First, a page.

It's a Bonanza!

My brother-in-law Bill tells me that we definitely have oak floors and most likely old-growth redwood heart for wood siding. My sister Sylvia remarked that the oak in the floors were around since ancient Egypt and that Oakland once had the most oak trees anywhere in the United States. Now, sadly enough, there is one oak tree left in Oakland and is called "Old man" and lives somewhere near Merritt college.

A few nights ago, I caught an episode of Bonanza and the episode started out with the Cartwrights cutting down a huge tree on the Ponderosa, Nevada. All the sons remarked how this one tree will build many homes and some ships. Pa reminded them that the tree was very old and there "long before Jesus was born". He then said, "What we take from the earth, we put back.", and then proceeded to plant a brand new young tree in its place to "grow for a hundred years or more". I never remembered Bonanza being so 'green-friendly' and it just seemed so poetic the way actor Lorne Greene said it. I'm glad we are cleaning the floor up and will soon make it available for everyone to see and walk upon. I have a new appreciation for the floor
and house and will do the best I can to repurpose any of the old wood so it will continue to be a part of the house.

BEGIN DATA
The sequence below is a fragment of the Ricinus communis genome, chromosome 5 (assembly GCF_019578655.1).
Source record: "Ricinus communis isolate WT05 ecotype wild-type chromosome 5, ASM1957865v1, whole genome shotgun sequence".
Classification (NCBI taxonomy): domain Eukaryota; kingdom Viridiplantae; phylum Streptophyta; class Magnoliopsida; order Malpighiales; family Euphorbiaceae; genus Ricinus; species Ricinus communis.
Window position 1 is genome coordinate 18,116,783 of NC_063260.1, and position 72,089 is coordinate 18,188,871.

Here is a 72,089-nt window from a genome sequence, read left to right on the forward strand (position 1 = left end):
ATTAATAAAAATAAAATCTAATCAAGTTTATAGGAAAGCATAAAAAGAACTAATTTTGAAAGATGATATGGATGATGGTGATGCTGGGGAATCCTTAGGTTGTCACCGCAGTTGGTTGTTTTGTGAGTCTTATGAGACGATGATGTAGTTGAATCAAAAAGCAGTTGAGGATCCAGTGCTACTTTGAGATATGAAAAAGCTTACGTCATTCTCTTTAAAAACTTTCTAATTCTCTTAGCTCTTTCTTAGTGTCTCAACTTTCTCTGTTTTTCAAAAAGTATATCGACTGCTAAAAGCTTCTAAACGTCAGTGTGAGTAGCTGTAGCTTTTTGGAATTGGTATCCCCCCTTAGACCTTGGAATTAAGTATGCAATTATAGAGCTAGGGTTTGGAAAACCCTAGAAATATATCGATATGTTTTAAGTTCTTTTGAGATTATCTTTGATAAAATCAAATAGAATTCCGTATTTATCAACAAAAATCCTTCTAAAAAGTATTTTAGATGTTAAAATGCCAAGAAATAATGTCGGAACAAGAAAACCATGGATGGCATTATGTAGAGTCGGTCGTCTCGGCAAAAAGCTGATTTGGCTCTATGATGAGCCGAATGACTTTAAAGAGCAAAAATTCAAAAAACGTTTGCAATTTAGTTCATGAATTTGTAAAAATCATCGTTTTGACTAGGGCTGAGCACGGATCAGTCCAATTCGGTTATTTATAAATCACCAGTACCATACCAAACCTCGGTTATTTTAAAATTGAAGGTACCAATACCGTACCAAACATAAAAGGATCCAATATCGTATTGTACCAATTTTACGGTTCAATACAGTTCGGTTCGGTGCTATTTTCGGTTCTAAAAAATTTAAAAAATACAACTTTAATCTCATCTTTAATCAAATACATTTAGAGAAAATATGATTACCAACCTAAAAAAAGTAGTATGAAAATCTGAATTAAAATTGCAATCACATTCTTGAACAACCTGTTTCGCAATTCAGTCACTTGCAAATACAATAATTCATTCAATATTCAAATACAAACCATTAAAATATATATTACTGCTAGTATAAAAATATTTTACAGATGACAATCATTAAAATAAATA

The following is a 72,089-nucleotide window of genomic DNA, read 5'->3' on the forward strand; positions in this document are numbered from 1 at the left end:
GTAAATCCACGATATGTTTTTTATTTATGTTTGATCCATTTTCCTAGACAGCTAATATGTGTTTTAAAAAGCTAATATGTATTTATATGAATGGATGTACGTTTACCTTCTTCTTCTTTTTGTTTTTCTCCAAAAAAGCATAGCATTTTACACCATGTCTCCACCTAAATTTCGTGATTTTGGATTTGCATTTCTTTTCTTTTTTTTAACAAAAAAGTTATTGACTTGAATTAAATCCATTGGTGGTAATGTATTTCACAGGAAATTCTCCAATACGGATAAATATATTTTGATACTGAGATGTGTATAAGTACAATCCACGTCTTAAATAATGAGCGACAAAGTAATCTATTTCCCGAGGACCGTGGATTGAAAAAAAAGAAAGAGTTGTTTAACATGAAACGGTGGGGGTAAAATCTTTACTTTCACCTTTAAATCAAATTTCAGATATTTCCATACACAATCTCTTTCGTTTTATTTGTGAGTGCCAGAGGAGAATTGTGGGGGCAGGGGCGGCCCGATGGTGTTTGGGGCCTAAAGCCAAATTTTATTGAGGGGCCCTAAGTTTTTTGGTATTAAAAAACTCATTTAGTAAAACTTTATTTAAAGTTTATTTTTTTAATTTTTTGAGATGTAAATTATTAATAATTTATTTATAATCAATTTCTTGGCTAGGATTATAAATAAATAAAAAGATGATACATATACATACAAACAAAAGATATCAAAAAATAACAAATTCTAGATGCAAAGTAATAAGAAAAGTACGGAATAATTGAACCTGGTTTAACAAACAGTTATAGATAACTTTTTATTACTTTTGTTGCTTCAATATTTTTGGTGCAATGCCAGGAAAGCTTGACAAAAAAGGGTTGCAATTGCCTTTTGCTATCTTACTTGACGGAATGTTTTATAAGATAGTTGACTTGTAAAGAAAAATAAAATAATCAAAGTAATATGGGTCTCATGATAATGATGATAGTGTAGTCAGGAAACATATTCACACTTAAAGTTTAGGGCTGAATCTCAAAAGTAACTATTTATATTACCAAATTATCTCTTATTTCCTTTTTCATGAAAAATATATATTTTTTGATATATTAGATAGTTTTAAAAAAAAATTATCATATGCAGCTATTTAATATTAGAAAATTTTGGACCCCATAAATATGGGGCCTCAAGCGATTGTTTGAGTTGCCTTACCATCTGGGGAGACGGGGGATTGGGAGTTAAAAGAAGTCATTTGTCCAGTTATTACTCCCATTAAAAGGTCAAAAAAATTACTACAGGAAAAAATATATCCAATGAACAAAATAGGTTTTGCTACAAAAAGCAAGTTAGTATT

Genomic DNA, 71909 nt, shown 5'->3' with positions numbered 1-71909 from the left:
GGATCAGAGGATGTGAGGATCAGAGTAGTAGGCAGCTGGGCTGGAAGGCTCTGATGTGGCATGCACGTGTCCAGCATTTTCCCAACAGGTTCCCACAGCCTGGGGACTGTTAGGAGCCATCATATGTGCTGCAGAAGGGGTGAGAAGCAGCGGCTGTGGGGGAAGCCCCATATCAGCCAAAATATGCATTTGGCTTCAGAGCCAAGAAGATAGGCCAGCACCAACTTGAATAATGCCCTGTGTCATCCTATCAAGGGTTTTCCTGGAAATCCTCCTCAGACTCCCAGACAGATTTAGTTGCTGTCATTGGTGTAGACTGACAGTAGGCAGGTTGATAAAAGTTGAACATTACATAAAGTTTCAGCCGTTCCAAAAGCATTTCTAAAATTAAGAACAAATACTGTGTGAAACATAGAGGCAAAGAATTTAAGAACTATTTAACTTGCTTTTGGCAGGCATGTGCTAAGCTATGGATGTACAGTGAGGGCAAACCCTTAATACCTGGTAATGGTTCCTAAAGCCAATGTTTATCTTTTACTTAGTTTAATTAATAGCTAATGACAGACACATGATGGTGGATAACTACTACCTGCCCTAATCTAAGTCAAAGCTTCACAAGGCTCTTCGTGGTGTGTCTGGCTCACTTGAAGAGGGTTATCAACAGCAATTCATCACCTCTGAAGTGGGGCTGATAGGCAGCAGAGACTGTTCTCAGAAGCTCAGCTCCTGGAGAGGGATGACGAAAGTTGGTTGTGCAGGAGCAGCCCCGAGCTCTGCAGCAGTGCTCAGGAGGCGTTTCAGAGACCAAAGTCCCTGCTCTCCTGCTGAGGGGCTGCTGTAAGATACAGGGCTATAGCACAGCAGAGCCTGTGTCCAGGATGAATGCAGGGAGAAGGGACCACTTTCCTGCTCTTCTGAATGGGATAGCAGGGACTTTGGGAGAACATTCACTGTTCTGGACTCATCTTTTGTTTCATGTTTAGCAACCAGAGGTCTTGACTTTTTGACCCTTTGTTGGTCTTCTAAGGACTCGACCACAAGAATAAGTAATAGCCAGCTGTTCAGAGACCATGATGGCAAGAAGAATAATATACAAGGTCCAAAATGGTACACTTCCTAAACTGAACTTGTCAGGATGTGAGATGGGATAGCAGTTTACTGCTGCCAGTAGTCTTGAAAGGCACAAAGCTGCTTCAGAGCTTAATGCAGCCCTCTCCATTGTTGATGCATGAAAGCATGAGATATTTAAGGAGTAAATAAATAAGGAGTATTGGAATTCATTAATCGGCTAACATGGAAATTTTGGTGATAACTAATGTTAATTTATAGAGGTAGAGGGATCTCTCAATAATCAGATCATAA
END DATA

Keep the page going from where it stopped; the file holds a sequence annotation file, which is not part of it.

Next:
Sunday, February 21, 2010

No Wood Expert

When you live in a home made of wood, it is good to know what types of wood you are dealing with. To me, wood is...well..."wood". I know a redwood when I see one as well as a pine but almost always in their original, natural state. I know what a 2x4 is having had it come crashing down on my head now and then.

As I begin to either scrape off paint or remove things I've discovered very different types of wood in the house and I am having a hard time figuring them out. Here is a sample of the parlor hardwood floor after scraping off the varnish; a sample of the wood from a window trim that had at least 3 coats of different paint on it and a sample of wood siding found in the middle of the currently renovating bathroom that was covered with a piece of door casing. Please chime in if you can tell me what type they are so I am more the wiser. I promise I will no longer think of wood as just "wood". :)

Monday, February 15, 2010

Tile Practice